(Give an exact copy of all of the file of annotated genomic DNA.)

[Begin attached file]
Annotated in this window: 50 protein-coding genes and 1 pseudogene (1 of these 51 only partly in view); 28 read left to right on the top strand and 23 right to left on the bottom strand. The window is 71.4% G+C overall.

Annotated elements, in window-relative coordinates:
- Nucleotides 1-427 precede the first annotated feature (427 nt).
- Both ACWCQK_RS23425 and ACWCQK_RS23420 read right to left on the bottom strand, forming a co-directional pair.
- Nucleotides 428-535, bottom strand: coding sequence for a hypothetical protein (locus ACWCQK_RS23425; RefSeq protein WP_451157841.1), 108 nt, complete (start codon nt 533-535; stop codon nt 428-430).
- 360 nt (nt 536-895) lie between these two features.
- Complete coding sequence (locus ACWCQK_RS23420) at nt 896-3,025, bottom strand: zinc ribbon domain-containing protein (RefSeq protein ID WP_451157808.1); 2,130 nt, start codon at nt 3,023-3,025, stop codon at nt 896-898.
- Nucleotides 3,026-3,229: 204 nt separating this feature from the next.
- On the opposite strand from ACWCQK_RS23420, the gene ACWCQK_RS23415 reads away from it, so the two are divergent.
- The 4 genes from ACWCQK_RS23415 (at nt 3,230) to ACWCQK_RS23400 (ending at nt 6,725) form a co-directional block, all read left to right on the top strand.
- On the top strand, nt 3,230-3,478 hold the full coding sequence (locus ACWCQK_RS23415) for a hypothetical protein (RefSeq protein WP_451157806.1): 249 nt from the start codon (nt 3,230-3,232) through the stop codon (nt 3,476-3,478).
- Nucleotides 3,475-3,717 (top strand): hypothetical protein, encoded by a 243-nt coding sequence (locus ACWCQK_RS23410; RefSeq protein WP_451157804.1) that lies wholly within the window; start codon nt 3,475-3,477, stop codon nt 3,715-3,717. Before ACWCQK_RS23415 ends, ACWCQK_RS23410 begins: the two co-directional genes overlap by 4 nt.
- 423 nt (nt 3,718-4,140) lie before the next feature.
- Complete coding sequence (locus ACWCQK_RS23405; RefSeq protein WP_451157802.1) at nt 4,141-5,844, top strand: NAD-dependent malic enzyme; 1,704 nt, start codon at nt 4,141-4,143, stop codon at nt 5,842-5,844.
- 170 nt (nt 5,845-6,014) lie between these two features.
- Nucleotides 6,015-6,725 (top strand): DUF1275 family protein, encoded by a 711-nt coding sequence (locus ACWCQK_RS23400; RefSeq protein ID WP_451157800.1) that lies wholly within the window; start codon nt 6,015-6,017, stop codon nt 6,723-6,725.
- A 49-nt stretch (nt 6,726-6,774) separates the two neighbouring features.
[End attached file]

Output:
Annotated in this window: 50 protein-coding genes and 1 pseudogene (1 of these 51 only partly in view); 28 read left to right on the top strand and 23 right to left on the bottom strand. The window is 71.4% G+C overall.

Annotated elements, in window-relative coordinates:
- Nucleotides 1-427 precede the first annotated feature (427 nt).
- Both ACWCQK_RS23425 and ACWCQK_RS23420 read right to left on the bottom strand, forming a co-directional pair.
- Nucleotides 428-535, bottom strand: coding sequence for a hypothetical protein (locus ACWCQK_RS23425; RefSeq protein WP_451157841.1), 108 nt, complete (start codon nt 533-535; stop codon nt 428-430).
- 360 nt (nt 536-895) lie between these two features.
- Complete coding sequence (locus ACWCQK_RS23420) at nt 896-3,025, bottom strand: zinc ribbon domain-containing protein (RefSeq protein ID WP_451157808.1); 2,130 nt, start codon at nt 3,023-3,025, stop codon at nt 896-898.
- Nucleotides 3,026-3,229: 204 nt separating this feature from the next.
- On the opposite strand from ACWCQK_RS23420, the gene ACWCQK_RS23415 reads away from it, so the two are divergent.
- The 4 genes from ACWCQK_RS23415 (at nt 3,230) to ACWCQK_RS23400 (ending at nt 6,725) form a co-directional block, all read left to right on the top strand.
- On the top strand, nt 3,230-3,478 hold the full coding sequence (locus ACWCQK_RS23415) for a hypothetical protein (RefSeq protein WP_451157806.1): 249 nt from the start codon (nt 3,230-3,232) through the stop codon (nt 3,476-3,478).
- Nucleotides 3,475-3,717 (top strand): hypothetical protein, encoded by a 243-nt coding sequence (locus ACWCQK_RS23410; RefSeq protein WP_451157804.1) that lies wholly within the window; start codon nt 3,475-3,477, stop codon nt 3,715-3,717. Before ACWCQK_RS23415 ends, ACWCQK_RS23410 begins: the two co-directional genes overlap by 4 nt.
- 423 nt (nt 3,718-4,140) lie before the next feature.
- Complete coding sequence (locus ACWCQK_RS23405; RefSeq protein WP_451157802.1) at nt 4,141-5,844, top strand: NAD-dependent malic enzyme; 1,704 nt, start codon at nt 4,141-4,143, stop codon at nt 5,842-5,844.
- 170 nt (nt 5,845-6,014) lie between these two features.
- Nucleotides 6,015-6,725 (top strand): DUF1275 family protein, encoded by a 711-nt coding sequence (locus ACWCQK_RS23400; RefSeq protein ID WP_451157800.1) that lies wholly within the window; start codon nt 6,015-6,017, stop codon nt 6,723-6,725.
- A 49-nt stretch (nt 6,726-6,774) separates the two neighbouring features.